I am not sorry for the feelings I had after Casey was diagnosed, and they are absolutely no reflection on how I feel about HIM. It was okay to not be okay for a while…and even from time to time now.


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41 thoughts on “Why it’s okay for parents of autistic children to not be okay…

  1. Thank you for you posts and letting me know its ok to feel what I do. Sometimes being a mom of a child with autism is lonely because no one else around me can understand. It is nice to know that my feelings along this autism journey is felt by others. When my son was diagnosed I was sad, mad and scared of what would be but that in no way changed how I felt about him. I love both my kids more than anything in this world. At 6 years old he has accomplished so much and I am so very proud of him. Feeling sad when he gets so frustrated shouldn’t be a negative reflection on my love for him it is a reflection on the fact that I love him so much I don’t want him to struggle. As a mom of an autistic child I appreciate your honesty.

  2. Exactly. When my son was diagnosed, I did grieve. I grieved because I had no idea of what his potential could be. He was non-verbal, having frequent meltdowns, night terrors, was delayed in many areas and, in general, did not seem as happy as his age-peers and had never seemed as happy as other children & babies of his age. Life was constantly full of stress and anxiety, because we never knew what his reaction to various situations would be & we often feared the worst, based on so many unhappy (for him) experiences. Being told that he had a disorder that had no clear outcome at all didn’t do much to alleviate our stress. We were relieved to finally know what was causing so many issues, but nervous about if we were doing the right thing at all times to help him.
    Things are different now, a year later. He is a much, much happier child. He’s made amazing progress in communication, in motor coordination and in general, being able to adapt to change. He still struggles with some transitions and changes in routine – and some days are harder than others for him (and therefore, for us). But it is better. But I don’t think any parent would want their child to have to go through the anxiety and discomfort that is often present.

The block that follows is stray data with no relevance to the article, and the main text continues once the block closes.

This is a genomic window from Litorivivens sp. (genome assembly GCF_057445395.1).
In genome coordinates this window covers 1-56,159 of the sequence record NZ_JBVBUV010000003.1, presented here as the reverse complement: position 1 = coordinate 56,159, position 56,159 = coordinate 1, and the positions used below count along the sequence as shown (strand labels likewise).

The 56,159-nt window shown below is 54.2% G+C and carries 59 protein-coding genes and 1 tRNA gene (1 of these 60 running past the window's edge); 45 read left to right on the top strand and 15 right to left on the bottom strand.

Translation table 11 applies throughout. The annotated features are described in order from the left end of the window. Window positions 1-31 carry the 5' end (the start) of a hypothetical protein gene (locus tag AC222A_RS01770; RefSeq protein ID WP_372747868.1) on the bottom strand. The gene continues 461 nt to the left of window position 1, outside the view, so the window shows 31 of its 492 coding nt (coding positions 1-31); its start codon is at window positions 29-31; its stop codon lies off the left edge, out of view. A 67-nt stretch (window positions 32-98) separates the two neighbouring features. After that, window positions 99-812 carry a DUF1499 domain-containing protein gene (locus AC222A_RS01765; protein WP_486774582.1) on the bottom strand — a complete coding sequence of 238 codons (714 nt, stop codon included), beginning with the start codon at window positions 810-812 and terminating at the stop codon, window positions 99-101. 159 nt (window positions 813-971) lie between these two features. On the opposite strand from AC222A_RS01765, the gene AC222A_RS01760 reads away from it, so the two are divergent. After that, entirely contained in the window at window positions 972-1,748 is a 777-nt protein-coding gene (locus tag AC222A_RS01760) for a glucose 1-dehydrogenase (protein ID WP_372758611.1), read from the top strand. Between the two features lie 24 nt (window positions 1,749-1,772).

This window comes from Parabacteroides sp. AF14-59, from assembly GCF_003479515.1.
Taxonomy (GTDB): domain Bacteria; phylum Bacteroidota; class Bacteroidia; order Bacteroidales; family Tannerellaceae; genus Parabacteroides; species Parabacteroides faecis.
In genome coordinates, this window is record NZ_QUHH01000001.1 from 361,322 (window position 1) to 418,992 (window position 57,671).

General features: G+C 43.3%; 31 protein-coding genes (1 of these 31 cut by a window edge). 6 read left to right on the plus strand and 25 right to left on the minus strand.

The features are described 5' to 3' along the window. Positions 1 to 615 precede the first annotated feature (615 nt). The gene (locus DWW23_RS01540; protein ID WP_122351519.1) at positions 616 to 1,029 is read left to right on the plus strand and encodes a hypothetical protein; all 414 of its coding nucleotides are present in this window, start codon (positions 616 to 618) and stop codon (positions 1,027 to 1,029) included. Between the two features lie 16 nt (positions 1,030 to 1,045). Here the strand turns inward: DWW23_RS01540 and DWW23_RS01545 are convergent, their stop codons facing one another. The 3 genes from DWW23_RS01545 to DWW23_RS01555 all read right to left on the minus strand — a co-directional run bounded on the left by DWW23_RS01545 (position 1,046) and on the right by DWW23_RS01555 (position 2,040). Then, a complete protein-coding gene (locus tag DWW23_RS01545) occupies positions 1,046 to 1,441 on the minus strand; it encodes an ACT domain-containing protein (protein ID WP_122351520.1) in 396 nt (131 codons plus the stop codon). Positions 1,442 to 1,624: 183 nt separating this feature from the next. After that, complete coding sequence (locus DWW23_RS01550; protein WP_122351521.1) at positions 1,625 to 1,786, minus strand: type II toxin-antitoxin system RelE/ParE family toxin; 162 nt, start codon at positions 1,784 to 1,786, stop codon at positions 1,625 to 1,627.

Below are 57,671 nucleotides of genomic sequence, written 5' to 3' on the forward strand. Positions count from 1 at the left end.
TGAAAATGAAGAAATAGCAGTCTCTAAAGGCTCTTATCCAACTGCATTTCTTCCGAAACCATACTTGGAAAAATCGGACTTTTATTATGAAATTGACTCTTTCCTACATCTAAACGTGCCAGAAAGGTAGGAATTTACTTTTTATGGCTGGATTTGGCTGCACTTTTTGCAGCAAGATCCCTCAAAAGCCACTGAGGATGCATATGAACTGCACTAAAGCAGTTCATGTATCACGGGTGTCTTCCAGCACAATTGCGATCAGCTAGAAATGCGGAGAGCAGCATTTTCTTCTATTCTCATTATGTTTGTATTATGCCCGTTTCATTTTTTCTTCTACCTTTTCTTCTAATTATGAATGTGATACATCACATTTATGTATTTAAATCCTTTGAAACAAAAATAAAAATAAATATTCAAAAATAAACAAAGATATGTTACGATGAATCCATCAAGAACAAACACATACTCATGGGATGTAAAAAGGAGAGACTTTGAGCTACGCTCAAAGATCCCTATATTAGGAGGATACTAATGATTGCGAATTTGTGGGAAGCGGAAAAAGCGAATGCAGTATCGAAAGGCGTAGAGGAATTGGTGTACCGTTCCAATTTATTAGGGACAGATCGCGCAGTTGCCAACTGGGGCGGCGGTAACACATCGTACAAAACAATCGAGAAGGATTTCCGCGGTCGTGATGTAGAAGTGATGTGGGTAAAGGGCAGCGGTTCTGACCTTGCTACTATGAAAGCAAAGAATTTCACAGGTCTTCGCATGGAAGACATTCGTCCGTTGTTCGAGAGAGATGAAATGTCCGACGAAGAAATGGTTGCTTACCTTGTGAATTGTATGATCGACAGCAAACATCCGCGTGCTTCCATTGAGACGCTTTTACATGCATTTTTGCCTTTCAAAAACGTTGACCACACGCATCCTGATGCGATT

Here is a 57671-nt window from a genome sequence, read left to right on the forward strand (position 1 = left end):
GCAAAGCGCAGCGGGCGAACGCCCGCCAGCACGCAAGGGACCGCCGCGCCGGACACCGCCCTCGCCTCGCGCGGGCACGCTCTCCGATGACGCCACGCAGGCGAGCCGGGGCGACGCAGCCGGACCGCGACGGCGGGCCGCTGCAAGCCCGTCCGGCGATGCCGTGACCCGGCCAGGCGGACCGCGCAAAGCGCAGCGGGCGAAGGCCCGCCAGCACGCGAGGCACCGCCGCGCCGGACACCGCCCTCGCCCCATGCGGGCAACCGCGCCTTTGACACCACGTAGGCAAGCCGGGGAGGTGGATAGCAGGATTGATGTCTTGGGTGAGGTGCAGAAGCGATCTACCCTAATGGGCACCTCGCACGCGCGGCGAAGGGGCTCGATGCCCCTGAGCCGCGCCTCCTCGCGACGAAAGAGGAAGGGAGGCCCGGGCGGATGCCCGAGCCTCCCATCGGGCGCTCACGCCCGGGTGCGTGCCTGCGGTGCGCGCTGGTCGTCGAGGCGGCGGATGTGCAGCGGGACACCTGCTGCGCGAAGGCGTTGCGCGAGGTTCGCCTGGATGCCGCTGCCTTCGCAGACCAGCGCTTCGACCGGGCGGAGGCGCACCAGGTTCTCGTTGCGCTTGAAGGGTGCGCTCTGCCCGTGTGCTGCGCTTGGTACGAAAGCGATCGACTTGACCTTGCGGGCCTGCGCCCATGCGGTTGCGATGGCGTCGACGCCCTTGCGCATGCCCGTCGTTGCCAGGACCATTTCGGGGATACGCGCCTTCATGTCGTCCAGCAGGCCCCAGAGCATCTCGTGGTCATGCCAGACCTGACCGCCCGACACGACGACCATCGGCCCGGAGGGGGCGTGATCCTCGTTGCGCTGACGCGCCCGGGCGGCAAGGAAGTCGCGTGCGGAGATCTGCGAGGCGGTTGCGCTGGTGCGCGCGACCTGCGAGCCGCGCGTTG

And for parents whose children are severely Autistic, barely able to communicate, affected by other comorbid conditions that make most aspects of daily life a challenge – they definitely should be allowed their grief for their child – not out of selfishness, but out of love.

  3. this is why i am not okay…:

    ~ when my daughter walks alone.
    ~ when no one calls her to hang out.
    ~ when all she wants is one true friend, so to not feel so alone.
    ~ when she struggles with feelings of intense emotion that she can’t express.
    ~ when her heart breaks.

    these are the feelings i had/have for my grown daughter, who is NT – it frustrates me to find that similar feelings i have for my younger daughter, who is autistic, would be considered pitying. as a parent, i think one always want the best for their children.

  4. My child does not have autism, however his struggles are similar. Thank you for sharing your story. Every parent with a special needs child takes a special journey filled with many emotions and “roller coaster” days. Thank you for validating those days and emotions.

  5. Indeed… one of the first things I tell parents of newly diagnosed children is that acceptance will come, in time. It’s not nor can it really be an instant thing for most people. Every parent has the right to feel how they do just as every autistic has the right to feel how they do.
    If a child, or even adult, feels like a foreigner within their own group of friends or even family, then that person’s loved ones have every right to feel for them too. That’s what empathy is all about. That’s what love is all about.

  6. This is a really great post, Lexi. This whole business… it IS a journey. That is exactly how I have tried to describe it to others. I think most people honestly never give Autism much serious thought until one of their own (or more – 2 in my case) children ends up on the Spectrum. *THAT* is when you really come face to face with how much you *thought* you knew, how well your emotions will stand up to the task, and how ready you are to discard all your previous notions of what parenting meant, and start adapting to a new way of developing relationships with your children.